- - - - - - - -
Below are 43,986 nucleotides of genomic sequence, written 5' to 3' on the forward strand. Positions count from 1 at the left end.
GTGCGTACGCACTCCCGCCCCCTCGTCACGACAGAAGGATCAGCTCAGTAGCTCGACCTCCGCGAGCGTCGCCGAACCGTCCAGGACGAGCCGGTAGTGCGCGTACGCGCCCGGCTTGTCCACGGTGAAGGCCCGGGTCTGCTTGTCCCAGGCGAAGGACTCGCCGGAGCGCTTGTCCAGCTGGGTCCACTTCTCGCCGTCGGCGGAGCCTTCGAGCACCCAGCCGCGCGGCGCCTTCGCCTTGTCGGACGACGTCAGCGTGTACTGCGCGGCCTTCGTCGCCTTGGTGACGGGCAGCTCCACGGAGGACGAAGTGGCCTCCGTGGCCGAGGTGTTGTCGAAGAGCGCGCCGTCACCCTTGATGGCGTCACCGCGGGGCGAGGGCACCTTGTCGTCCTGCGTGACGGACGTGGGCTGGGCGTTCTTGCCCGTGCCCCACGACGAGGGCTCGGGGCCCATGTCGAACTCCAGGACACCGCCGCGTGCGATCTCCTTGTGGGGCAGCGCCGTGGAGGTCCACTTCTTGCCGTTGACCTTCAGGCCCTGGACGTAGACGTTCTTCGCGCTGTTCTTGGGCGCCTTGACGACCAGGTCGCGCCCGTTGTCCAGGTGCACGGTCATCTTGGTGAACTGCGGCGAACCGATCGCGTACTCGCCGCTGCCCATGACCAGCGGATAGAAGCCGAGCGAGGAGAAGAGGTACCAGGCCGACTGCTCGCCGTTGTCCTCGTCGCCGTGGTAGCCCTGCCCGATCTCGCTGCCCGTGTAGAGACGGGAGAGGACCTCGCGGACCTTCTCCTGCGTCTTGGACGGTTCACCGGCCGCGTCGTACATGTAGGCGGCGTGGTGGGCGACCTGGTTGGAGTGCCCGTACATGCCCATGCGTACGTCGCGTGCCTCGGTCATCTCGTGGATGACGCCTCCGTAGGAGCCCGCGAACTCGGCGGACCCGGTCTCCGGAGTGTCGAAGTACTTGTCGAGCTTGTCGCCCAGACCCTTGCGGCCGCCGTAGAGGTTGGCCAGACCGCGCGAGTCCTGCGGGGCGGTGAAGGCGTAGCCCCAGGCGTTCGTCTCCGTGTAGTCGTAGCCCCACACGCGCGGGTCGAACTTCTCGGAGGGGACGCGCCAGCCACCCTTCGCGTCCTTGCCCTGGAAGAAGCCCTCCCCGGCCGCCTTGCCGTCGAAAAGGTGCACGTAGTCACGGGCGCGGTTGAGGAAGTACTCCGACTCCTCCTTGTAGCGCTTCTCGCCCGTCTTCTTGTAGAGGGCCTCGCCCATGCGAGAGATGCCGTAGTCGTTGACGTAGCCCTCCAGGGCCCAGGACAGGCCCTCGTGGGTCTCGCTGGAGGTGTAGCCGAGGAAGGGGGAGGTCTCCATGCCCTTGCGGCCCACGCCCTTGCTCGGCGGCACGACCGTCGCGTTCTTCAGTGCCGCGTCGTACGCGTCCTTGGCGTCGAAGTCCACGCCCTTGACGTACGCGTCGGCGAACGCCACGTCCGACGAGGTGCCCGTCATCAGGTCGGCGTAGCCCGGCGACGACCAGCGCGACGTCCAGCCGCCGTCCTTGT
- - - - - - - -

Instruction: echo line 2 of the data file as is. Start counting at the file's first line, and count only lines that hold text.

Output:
GTGCGTACGCACTCCCGCCCCCTCGTCACGACAGAAGGATCAGCTCAGTAGCTCGACCTCCGCGAGCGTCGCCGAACCGTCCAGGACGAGCCGGTAGTGCGCGTACGCGCCCGGCTTGTCCACGGTGAAGGCCCGGGTCTGCTTGTCCCAGGCGAAGGACTCGCCGGAGCGCTTGTCCAGCTGGGTCCACTTCTCGCCGTCGGCGGAGCCTTCGAGCACCCAGCCGCGCGGCGCCTTCGCCTTGTCGGACGACGTCAGCGTGTACTGCGCGGCCTTCGTCGCCTTGGTGACGGGCAGCTCCACGGAGGACGAAGTGGCCTCCGTGGCCGAGGTGTTGTCGAAGAGCGCGCCGTCACCCTTGATGGCGTCACCGCGGGGCGAGGGCACCTTGTCGTCCTGCGTGACGGACGTGGGCTGGGCGTTCTTGCCCGTGCCCCACGACGAGGGCTCGGGGCCCATGTCGAACTCCAGGACACCGCCGCGTGCGATCTCCTTGTGGGGCAGCGCCGTGGAGGTCCACTTCTTGCCGTTGACCTTCAGGCCCTGGACGTAGACGTTCTTCGCGCTGTTCTTGGGCGCCTTGACGACCAGGTCGCGCCCGTTGTCCAGGTGCACGGTCATCTTGGTGAACTGCGGCGAACCGATCGCGTACTCGCCGCTGCCCATGACCAGCGGATAGAAGCCGAGCGAGGAGAAGAGGTACCAGGCCGACTGCTCGCCGTTGTCCTCGTCGCCGTGGTAGCCCTGCCCGATCTCGCTGCCCGTGTAGAGACGGGAGAGGACCTCGCGGACCTTCTCCTGCGTCTTGGACGGTTCACCGGCCGCGTCGTACATGTAGGCGGCGTGGTGGGCGACCTGGTTGGAGTGCCCGTACATGCCCATGCGTACGTCGCGTGCCTCGGTCATCTCGTGGATGACGCCTCCGTAGGAGCCCGCGAACTCGGCGGACCCGGTCTCCGGAGTGTCGAAGTACTTGTCGAGCTTGTCGCCCAGACCCTTGCGGCCGCCGTAGAGGTTGGCCAGACCGCGCGAGTCCTGCGGGGCGGTGAAGGCGTAGCCCCAGGCGTTCGTCTCCGTGTAGTCGTAGCCCCACACGCGCGGGTCGAACTTCTCGGAGGGGACGCGCCAGCCACCCTTCGCGTCCTTGCCCTGGAAGAAGCCCTCCCCGGCCGCCTTGCCGTCGAAAAGGTGCACGTAGTCACGGGCGCGGTTGAGGAAGTACTCCGACTCCTCCTTGTAGCGCTTCTCGCCCGTCTTCTTGTAGAGGGCCTCGCCCATGCGAGAGATGCCGTAGTCGTTGACGTAGCCCTCCAGGGCCCAGGACAGGCCCTCGTGGGTCTCGCTGGAGGTGTAGCCGAGGAAGGGGGAGGTCTCCATGCCCTTGCGGCCCACGCCCTTGCTCGGCGGCACGACCGTCGCGTTCTTCAGTGCCGCGTCGTACGCGTCCTTGGCGTCGAAGTCCACGCCCTTGACGTACGCGTCGGCGAACGCCACGTCCGACGAGGTGCCCGTCATCAGGTCGGCGTAGCCCGGCGACGACCAGCGCGACGTCCAGCCGCCGTCCTTGT